The following is a headline from a Fox News Online article dated Dec. 14, 2014: Texas considers allowing open carry of handguns In the United States, there are only six states that still ban the open carry of handguns. Texas is one of those six states. Interestingly, 1/3rd of the population of the USA resides in those states. So why is it that Texas, a state that is openly friendly to firearms in almost all aspects that sends most of the anti-gunners screaming up the walls, still bans the open carry of a handgun? That ban will probably change in the next six months! There are already several bills proposed that are aimed at open carry of a handgun (not a long gun, which is already legal) that will be discussed starting with the new legislature in 2015. Our new Governor has already said he will sign an open carry law if it makes it to his desk. The bills that have been filed range from licensed open carry to an “almost purist” 2nd Amendment style “anyone of legal age can carry”. The 2nd Amendment does not set a lower age limit on the right to carry so in the discussion of open carry, this is a “consideration” that has to be taken into account. The Constitution does define why we need to be armed without restriction: “to provide for a militia” which means an armed public who can respond to an armed threat, even though there is a standing military already available. This also provides for the citizen to have a way to protect themselves from armed threats. This is my understanding of the 2nd Amendment. However, there are considerations that must be looked at as we talk about open carry of handguns in Texas.
As one who openly supported the “Concealed Carry License” law of 1995, and one of the people who received a CCL the first month they were issued, I am looking forward to seeing Texas lay aside the final vestiges of 150 years of “Civil War Era Re-construction Law” that made it illegal to carry a pistol. It is the “HOW” we accomplish that feat that is the open concern of many people, including those of us who support open carry. There are “considerations” that must be taken into account by those who are for and those who are against.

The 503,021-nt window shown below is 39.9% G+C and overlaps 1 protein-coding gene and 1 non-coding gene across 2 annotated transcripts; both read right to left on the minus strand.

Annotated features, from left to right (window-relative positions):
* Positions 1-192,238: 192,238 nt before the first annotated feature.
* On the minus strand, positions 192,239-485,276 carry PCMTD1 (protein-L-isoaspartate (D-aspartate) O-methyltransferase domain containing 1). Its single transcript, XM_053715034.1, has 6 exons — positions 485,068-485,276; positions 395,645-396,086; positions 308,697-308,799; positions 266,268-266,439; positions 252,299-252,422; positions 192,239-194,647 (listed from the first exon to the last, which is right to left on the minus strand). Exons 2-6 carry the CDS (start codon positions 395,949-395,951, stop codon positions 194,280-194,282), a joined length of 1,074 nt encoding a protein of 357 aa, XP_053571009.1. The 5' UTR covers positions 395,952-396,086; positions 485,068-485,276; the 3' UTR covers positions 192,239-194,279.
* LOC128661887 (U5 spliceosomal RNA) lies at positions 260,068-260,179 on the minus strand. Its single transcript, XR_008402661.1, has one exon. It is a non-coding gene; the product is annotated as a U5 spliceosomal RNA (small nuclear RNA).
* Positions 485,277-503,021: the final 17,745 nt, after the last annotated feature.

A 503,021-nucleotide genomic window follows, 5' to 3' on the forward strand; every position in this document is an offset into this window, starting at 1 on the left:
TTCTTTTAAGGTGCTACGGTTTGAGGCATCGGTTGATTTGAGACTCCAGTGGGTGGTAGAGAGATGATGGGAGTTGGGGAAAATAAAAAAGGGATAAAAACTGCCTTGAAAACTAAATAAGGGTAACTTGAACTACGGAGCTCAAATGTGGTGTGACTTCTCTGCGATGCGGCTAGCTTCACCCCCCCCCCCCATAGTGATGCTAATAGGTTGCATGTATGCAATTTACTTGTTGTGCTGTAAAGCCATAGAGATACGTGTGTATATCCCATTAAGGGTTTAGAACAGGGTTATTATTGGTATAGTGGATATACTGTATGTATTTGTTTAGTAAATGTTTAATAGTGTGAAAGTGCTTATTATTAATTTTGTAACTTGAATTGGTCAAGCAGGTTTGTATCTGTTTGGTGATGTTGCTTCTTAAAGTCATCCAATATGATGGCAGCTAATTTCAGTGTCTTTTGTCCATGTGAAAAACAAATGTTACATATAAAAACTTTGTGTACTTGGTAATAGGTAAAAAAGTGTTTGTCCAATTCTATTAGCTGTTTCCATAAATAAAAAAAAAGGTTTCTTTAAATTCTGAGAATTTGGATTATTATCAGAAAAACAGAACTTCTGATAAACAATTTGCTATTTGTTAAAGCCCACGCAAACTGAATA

Let’s look at some facts before addressing the specifics. When the Constitution of the United States was written in 1790, the population was 3,929,326. There was plenty of danger to go around in order to just survive and the threat of a war on home soil was proved real just 20 years later, supporting the need for the 2nd Amendment. One of my several greats-grand fathers was murdered by Native Americans around 1830. Each person had a reasonable belief that they needed to be able to at least try to protect themselves. In 1836, when the Texas Revolution started that would see the brutality of Santa Anna with massacres at the Alamo, Goliad, and other encounters, there were 5000 Blacks, 30,000 Anglos, 3470 Hispanics, and 14,200 Native Americans in Texas. The Census of 2010 totaled a staggering 25,145,561 people in Texas! That is a lot of people! Texas did not issue the first license to drive a motor vehicle until April 1, 1936. The license required a test. One of the reasons stated for the license was to decrease the number of deaths and injuries caused by untrained drivers. Texas did not require law enforcement officers to be trained, certified, and commissioned until Sept 1, 1970, and it did not require security personnel to be trained, certified, and commissioned using a standardized state test and range requirement until around 1987. During the re-construction of Texas after the War between the States, the federal government required Texas to write a new Constitution under which laws were made that restricted the right of citizens to carry handguns either openly and concealed because the re-constructionists who controlled the government apparently worried about someone shooting them. It should be noted that the law was openly disregarded by many Texans but it was still on the books and could be enforced. Life in rural Texas, and there was a lot of rural Texas in the 1860’s included dealing with Indian raids at night, bears and mountain lions, bandits, and many other prominent dangers. I have seen many photos of old time cowboys wearing a single action Colt on their hips with ammo on their belts. During the 1970’s and 1980’s, some more liberal Texas judges became known for their hatred of firearms and would “throw the book” at honest citizens who carried a handgun in their vehicles when traveling between counties or off their property.